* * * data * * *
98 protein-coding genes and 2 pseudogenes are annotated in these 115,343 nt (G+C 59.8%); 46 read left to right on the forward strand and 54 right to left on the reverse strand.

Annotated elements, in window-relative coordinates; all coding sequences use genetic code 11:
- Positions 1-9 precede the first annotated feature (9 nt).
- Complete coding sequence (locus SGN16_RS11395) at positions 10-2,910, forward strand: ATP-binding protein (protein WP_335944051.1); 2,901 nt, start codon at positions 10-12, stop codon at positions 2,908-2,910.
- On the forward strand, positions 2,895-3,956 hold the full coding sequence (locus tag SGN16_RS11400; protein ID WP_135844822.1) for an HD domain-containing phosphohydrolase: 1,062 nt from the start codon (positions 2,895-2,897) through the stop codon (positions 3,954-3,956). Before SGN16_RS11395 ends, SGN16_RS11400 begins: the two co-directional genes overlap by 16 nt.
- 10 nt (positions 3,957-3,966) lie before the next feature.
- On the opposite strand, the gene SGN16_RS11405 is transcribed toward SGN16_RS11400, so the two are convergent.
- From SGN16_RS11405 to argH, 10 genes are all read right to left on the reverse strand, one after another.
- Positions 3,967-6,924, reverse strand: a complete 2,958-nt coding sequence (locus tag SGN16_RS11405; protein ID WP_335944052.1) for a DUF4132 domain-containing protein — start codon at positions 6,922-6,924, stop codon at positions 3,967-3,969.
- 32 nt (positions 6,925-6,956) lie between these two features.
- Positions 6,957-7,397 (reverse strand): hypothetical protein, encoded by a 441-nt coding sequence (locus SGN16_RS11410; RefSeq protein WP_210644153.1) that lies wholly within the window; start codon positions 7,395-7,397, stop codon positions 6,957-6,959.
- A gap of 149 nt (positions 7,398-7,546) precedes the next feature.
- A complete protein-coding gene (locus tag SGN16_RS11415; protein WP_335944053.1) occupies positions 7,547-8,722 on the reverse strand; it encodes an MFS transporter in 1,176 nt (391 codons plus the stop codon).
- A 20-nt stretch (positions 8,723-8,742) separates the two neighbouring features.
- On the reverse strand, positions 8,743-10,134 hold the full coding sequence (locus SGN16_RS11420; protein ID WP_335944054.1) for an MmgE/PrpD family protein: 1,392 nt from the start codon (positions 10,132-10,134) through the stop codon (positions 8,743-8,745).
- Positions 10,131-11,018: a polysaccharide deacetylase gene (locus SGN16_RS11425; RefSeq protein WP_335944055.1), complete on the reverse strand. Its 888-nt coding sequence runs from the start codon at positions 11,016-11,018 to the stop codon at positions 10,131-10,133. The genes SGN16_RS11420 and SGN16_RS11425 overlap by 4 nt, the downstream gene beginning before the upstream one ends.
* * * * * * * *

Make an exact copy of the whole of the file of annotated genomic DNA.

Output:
98 protein-coding genes and 2 pseudogenes are annotated in these 115,343 nt (G+C 59.8%); 46 read left to right on the forward strand and 54 right to left on the reverse strand.

Annotated elements, in window-relative coordinates; all coding sequences use genetic code 11:
- Positions 1-9 precede the first annotated feature (9 nt).
- Complete coding sequence (locus SGN16_RS11395) at positions 10-2,910, forward strand: ATP-binding protein (protein WP_335944051.1); 2,901 nt, start codon at positions 10-12, stop codon at positions 2,908-2,910.
- On the forward strand, positions 2,895-3,956 hold the full coding sequence (locus tag SGN16_RS11400; protein ID WP_135844822.1) for an HD domain-containing phosphohydrolase: 1,062 nt from the start codon (positions 2,895-2,897) through the stop codon (positions 3,954-3,956). Before SGN16_RS11395 ends, SGN16_RS11400 begins: the two co-directional genes overlap by 16 nt.
- 10 nt (positions 3,957-3,966) lie before the next feature.
- On the opposite strand, the gene SGN16_RS11405 is transcribed toward SGN16_RS11400, so the two are convergent.
- From SGN16_RS11405 to argH, 10 genes are all read right to left on the reverse strand, one after another.
- Positions 3,967-6,924, reverse strand: a complete 2,958-nt coding sequence (locus tag SGN16_RS11405; protein ID WP_335944052.1) for a DUF4132 domain-containing protein — start codon at positions 6,922-6,924, stop codon at positions 3,967-3,969.
- 32 nt (positions 6,925-6,956) lie between these two features.
- Positions 6,957-7,397 (reverse strand): hypothetical protein, encoded by a 441-nt coding sequence (locus SGN16_RS11410; RefSeq protein WP_210644153.1) that lies wholly within the window; start codon positions 7,395-7,397, stop codon positions 6,957-6,959.
- A gap of 149 nt (positions 7,398-7,546) precedes the next feature.
- A complete protein-coding gene (locus tag SGN16_RS11415; protein WP_335944053.1) occupies positions 7,547-8,722 on the reverse strand; it encodes an MFS transporter in 1,176 nt (391 codons plus the stop codon).
- A 20-nt stretch (positions 8,723-8,742) separates the two neighbouring features.
- On the reverse strand, positions 8,743-10,134 hold the full coding sequence (locus SGN16_RS11420; protein ID WP_335944054.1) for an MmgE/PrpD family protein: 1,392 nt from the start codon (positions 10,132-10,134) through the stop codon (positions 8,743-8,745).
- Positions 10,131-11,018: a polysaccharide deacetylase gene (locus SGN16_RS11425; RefSeq protein WP_335944055.1), complete on the reverse strand. Its 888-nt coding sequence runs from the start codon at positions 11,016-11,018 to the stop codon at positions 10,131-10,133. The genes SGN16_RS11420 and SGN16_RS11425 overlap by 4 nt, the downstream gene beginning before the upstream one ends.